The Festival of Lughnasa by Máire MacNeill
Synopsis From Liriocht.com: Garland Sunday and Domhnach Chrom Dubh are two of the many names of a festival celebrated by Irish country people at the end of July or the beginning of August. It marked the end of summer and the beginning of harvest season, and on that day the first meal of the year’s new food crop was eaten.
The chief custom was the resorting by the rural communities to certain heights or water-sides to spend the day in festivity, sports, and bilberry-picking. The custom existed also in the Isle of Man, Wales and in the north of England. Formerly it must have been general in all Celtic lands for there is no doubt that it is a survival of Lughnasa (Lugnasad), the Celtic festival held on the first of August.
In the description of the celebration much emerges of the old life of the countryside, and so the study is, in part, a contribution to social history. Moreover, as the people preserved legends of the origin of the festival and of the assembly sites, it has been possible to show a correspondence with ancient mythology, as expressed in Irish Literature and in the cult-figures of Roman Gaul.
The dominant myth of the festival is brought to light.
Review: This is one of these books that everyone interested in the Irish year and who can afford it should get it. I couldn’t believe my luck when they had a new edition printed in 2008 and once I could get a copy of it I snapped it up. The book was first written in 1962 and it is a study the festival of Lughnasa as it was celebrated in Ireland in the last two hundred years (before 1962). The sources for the book came from questionnaires done by people in Ireland as well as a look at Irish folklore and customs. The author also used journals and travel books associated with Irish culture and customs. However, these aren’t the only sources.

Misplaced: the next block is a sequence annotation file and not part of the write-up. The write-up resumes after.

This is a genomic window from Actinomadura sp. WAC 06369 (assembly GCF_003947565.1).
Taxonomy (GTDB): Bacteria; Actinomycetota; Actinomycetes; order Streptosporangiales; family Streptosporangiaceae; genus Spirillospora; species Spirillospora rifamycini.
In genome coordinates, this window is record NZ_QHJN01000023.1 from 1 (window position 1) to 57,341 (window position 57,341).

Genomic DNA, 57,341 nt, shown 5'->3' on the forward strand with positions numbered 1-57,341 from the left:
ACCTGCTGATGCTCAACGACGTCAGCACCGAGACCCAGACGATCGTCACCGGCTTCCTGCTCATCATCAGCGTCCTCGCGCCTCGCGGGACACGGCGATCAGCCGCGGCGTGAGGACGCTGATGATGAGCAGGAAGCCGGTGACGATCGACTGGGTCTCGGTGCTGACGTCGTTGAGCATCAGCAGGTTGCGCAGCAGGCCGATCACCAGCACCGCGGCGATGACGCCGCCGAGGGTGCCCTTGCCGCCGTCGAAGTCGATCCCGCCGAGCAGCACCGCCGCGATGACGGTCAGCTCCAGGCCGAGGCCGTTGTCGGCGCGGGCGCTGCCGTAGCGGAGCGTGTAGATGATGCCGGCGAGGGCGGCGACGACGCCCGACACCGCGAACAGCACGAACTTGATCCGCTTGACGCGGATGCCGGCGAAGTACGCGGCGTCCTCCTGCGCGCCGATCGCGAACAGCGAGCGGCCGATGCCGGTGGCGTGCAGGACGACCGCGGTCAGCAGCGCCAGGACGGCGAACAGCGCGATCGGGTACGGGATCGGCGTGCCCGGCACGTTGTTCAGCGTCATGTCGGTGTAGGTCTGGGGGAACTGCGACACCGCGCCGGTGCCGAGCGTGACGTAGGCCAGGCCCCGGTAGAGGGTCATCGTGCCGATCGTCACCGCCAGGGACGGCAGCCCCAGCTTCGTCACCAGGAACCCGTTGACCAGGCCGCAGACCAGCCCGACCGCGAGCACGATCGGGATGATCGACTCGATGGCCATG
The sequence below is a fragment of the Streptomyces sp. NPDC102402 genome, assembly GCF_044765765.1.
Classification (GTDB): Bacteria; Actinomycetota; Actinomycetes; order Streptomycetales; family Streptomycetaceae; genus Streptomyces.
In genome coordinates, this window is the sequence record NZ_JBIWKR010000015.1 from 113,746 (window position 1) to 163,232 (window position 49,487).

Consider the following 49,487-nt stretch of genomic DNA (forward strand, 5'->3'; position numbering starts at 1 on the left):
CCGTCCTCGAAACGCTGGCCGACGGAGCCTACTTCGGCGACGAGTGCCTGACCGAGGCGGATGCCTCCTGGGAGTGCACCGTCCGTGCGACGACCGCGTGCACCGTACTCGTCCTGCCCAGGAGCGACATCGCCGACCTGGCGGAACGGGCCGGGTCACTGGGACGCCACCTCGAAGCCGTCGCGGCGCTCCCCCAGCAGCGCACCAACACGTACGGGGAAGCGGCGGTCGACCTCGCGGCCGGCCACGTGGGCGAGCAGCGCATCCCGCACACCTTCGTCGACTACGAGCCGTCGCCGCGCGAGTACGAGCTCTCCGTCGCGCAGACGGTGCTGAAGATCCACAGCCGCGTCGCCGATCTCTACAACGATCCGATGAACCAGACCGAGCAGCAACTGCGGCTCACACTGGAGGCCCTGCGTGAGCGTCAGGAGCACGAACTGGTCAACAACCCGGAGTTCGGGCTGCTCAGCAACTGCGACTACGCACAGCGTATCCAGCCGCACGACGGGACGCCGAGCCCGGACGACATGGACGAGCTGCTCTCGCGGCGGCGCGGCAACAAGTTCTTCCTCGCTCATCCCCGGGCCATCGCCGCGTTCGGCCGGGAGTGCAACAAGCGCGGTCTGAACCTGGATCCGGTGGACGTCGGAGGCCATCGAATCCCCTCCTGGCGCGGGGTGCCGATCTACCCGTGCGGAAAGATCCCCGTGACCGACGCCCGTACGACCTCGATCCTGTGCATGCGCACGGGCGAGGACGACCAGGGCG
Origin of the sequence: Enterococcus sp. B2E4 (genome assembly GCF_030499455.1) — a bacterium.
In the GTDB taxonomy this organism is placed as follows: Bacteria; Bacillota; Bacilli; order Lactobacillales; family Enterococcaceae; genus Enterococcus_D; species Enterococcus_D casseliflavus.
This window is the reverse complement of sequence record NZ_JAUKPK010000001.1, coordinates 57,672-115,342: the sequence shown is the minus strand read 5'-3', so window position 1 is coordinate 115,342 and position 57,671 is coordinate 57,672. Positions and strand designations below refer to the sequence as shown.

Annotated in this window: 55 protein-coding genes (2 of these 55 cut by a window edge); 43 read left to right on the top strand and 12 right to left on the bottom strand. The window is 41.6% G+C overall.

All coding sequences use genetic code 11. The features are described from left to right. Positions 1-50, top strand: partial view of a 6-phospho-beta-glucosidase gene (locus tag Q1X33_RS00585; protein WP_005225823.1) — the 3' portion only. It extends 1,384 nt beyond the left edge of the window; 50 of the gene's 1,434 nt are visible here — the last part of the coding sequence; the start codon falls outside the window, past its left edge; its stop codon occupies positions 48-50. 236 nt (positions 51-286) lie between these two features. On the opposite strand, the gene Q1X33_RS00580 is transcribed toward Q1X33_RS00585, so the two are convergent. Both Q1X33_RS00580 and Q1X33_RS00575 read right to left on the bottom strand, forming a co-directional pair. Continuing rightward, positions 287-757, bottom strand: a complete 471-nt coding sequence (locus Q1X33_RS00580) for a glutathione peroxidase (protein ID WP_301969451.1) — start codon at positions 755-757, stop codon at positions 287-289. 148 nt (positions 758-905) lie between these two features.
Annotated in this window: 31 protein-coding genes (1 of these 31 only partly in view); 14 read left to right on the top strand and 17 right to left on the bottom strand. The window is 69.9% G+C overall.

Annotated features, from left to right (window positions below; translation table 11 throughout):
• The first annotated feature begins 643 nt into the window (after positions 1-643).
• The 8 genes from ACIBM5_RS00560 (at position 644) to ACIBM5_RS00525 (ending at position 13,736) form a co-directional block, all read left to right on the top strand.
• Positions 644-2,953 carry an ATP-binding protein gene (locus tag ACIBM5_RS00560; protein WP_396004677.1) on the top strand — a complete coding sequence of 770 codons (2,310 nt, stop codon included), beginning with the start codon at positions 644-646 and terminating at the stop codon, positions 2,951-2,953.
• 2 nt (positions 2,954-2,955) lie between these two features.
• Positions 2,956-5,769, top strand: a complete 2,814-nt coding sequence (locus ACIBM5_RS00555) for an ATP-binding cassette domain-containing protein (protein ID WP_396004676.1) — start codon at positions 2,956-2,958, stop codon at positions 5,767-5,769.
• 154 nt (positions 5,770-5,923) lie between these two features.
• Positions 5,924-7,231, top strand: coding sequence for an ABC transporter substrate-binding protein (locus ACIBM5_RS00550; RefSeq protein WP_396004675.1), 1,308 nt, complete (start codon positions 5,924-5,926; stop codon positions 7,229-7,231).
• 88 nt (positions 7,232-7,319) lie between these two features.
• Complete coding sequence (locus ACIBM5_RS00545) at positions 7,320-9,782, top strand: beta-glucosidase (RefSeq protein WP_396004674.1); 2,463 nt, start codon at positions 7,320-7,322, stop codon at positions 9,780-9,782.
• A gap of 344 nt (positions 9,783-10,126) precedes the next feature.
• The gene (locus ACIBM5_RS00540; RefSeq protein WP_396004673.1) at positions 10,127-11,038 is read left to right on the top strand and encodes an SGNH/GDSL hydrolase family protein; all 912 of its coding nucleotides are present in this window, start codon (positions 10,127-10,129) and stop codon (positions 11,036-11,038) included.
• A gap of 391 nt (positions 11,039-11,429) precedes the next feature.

This book describes the festival as it was celebrated before, as the popular celebration and high point of the agricultural year. It gives evidence of the past history of the assemblies where possible and it seeks to discover the ancient myths concealed in the stories and the religious concepts which informed the customs. It is interesting to note that the celebrations were of the harvest of the main crop in the country, in the beginning that was corn but later on it became potatoes. This is interesting because it shows that it is not something static but changes as the society needs change.
The book is amazing and a great wealth of information. I wish the same had been done for all of the other festivals in the Irish year, be it Christian or Pagan. I highly doubt there is a more in depth study done on the Irish year with the same kind of information.